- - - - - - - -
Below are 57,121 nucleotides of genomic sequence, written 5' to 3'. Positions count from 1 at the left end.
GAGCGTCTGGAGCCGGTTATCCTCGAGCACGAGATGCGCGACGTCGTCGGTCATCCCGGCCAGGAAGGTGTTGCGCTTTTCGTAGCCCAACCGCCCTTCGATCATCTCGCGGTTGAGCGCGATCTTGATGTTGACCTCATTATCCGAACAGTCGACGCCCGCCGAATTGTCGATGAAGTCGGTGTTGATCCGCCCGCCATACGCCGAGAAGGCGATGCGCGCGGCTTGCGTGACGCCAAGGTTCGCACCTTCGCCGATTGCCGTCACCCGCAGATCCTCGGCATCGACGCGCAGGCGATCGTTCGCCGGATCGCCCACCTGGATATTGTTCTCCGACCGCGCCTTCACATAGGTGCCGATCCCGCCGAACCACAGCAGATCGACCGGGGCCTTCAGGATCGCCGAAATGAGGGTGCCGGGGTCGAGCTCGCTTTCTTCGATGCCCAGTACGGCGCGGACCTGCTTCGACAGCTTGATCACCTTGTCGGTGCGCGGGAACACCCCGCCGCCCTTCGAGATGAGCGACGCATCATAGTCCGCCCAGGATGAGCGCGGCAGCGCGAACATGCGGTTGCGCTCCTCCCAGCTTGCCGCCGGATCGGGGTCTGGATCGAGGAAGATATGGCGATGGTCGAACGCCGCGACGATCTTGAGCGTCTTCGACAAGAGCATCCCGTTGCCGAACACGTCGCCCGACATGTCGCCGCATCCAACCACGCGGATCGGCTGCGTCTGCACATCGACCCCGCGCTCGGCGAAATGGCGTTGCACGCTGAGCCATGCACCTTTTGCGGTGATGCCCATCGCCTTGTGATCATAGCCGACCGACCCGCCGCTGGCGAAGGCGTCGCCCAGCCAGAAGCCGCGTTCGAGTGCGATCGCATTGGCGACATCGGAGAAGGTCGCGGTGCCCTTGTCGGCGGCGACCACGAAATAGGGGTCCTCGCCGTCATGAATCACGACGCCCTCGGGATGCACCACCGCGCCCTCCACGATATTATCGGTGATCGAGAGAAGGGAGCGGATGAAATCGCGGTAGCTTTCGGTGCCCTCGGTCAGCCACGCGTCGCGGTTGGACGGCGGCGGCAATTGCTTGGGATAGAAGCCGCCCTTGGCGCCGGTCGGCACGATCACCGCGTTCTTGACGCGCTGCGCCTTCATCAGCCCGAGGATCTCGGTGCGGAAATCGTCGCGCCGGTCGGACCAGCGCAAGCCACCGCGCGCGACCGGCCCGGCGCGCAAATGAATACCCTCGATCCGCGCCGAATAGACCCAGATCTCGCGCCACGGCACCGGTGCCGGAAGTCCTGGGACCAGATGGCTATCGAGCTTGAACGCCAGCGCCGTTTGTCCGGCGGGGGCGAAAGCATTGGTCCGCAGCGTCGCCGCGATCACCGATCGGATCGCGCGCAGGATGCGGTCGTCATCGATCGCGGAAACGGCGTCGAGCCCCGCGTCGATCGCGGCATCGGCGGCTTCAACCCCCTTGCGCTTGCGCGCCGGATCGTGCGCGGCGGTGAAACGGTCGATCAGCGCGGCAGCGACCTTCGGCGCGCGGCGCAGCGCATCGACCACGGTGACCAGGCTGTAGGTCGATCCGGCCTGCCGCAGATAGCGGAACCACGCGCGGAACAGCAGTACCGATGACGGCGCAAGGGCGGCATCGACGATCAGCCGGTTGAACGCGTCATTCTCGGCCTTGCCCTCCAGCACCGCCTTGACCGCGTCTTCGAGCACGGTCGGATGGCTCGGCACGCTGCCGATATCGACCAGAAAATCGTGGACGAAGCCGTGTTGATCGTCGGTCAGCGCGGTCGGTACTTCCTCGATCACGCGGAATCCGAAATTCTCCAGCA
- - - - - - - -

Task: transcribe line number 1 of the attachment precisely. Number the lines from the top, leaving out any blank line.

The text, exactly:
Below are 57,121 nucleotides of genomic sequence, written 5' to 3'. Positions count from 1 at the left end.